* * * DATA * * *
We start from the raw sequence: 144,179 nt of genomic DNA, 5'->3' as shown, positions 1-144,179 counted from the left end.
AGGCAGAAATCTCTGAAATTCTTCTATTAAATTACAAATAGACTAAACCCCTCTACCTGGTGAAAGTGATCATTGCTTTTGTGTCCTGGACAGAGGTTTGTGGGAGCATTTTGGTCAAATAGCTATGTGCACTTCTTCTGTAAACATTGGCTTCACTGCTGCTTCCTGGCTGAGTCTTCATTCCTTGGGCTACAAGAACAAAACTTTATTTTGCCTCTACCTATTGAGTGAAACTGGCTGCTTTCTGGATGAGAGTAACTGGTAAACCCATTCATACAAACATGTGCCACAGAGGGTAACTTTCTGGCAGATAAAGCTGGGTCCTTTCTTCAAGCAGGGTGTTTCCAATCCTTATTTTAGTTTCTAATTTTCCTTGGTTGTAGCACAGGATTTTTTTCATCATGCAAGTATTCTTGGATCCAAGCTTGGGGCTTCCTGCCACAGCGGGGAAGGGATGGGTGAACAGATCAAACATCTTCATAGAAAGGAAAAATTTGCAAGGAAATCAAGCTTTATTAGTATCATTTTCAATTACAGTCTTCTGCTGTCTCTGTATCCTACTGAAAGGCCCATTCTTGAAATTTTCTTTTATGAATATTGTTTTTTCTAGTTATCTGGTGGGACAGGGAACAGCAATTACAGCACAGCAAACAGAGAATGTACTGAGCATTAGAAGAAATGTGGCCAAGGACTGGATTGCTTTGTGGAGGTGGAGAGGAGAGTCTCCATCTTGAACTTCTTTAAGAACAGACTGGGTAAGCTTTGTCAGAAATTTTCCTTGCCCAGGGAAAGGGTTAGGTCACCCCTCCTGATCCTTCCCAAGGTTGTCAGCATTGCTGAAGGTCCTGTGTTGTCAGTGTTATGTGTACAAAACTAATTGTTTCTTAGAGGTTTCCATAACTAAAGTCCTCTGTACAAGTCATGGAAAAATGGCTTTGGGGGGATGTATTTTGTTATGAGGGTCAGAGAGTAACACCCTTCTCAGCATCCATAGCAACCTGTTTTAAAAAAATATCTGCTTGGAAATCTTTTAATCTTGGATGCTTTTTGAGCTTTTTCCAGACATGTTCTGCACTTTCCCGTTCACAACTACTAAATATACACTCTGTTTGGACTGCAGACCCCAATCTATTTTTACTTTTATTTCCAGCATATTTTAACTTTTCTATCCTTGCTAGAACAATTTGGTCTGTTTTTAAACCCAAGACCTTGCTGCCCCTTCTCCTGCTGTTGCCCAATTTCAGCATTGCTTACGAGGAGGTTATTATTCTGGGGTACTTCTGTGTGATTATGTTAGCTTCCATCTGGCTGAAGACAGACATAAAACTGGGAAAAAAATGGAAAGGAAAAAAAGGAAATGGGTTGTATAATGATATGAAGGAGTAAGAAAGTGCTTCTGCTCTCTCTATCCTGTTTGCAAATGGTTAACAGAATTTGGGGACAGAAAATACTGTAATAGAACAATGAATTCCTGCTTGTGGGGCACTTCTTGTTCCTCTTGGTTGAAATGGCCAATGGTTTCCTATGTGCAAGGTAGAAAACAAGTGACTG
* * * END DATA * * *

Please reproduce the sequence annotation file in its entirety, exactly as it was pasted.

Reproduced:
We start from the raw sequence: 144,179 nt of genomic DNA, 5'->3' as shown, positions 1-144,179 counted from the left end.
AGGCAGAAATCTCTGAAATTCTTCTATTAAATTACAAATAGACTAAACCCCTCTACCTGGTGAAAGTGATCATTGCTTTTGTGTCCTGGACAGAGGTTTGTGGGAGCATTTTGGTCAAATAGCTATGTGCACTTCTTCTGTAAACATTGGCTTCACTGCTGCTTCCTGGCTGAGTCTTCATTCCTTGGGCTACAAGAACAAAACTTTATTTTGCCTCTACCTATTGAGTGAAACTGGCTGCTTTCTGGATGAGAGTAACTGGTAAACCCATTCATACAAACATGTGCCACAGAGGGTAACTTTCTGGCAGATAAAGCTGGGTCCTTTCTTCAAGCAGGGTGTTTCCAATCCTTATTTTAGTTTCTAATTTTCCTTGGTTGTAGCACAGGATTTTTTTCATCATGCAAGTATTCTTGGATCCAAGCTTGGGGCTTCCTGCCACAGCGGGGAAGGGATGGGTGAACAGATCAAACATCTTCATAGAAAGGAAAAATTTGCAAGGAAATCAAGCTTTATTAGTATCATTTTCAATTACAGTCTTCTGCTGTCTCTGTATCCTACTGAAAGGCCCATTCTTGAAATTTTCTTTTATGAATATTGTTTTTTCTAGTTATCTGGTGGGACAGGGAACAGCAATTACAGCACAGCAAACAGAGAATGTACTGAGCATTAGAAGAAATGTGGCCAAGGACTGGATTGCTTTGTGGAGGTGGAGAGGAGAGTCTCCATCTTGAACTTCTTTAAGAACAGACTGGGTAAGCTTTGTCAGAAATTTTCCTTGCCCAGGGAAAGGGTTAGGTCACCCCTCCTGATCCTTCCCAAGGTTGTCAGCATTGCTGAAGGTCCTGTGTTGTCAGTGTTATGTGTACAAAACTAATTGTTTCTTAGAGGTTTCCATAACTAAAGTCCTCTGTACAAGTCATGGAAAAATGGCTTTGGGGGGATGTATTTTGTTATGAGGGTCAGAGAGTAACACCCTTCTCAGCATCCATAGCAACCTGTTTTAAAAAAATATCTGCTTGGAAATCTTTTAATCTTGGATGCTTTTTGAGCTTTTTCCAGACATGTTCTGCACTTTCCCGTTCACAACTACTAAATATACACTCTGTTTGGACTGCAGACCCCAATCTATTTTTACTTTTATTTCCAGCATATTTTAACTTTTCTATCCTTGCTAGAACAATTTGGTCTGTTTTTAAACCCAAGACCTTGCTGCCCCTTCTCCTGCTGTTGCCCAATTTCAGCATTGCTTACGAGGAGGTTATTATTCTGGGGTACTTCTGTGTGATTATGTTAGCTTCCATCTGGCTGAAGACAGACATAAAACTGGGAAAAAAATGGAAAGGAAAAAAAGGAAATGGGTTGTATAATGATATGAAGGAGTAAGAAAGTGCTTCTGCTCTCTCTATCCTGTTTGCAAATGGTTAACAGAATTTGGGGACAGAAAATACTGTAATAGAACAATGAATTCCTGCTTGTGGGGCACTTCTTGTTCCTCTTGGTTGAAATGGCCAATGGTTTCCTATGTGCAAGGTAGAAAACAAGTGACTG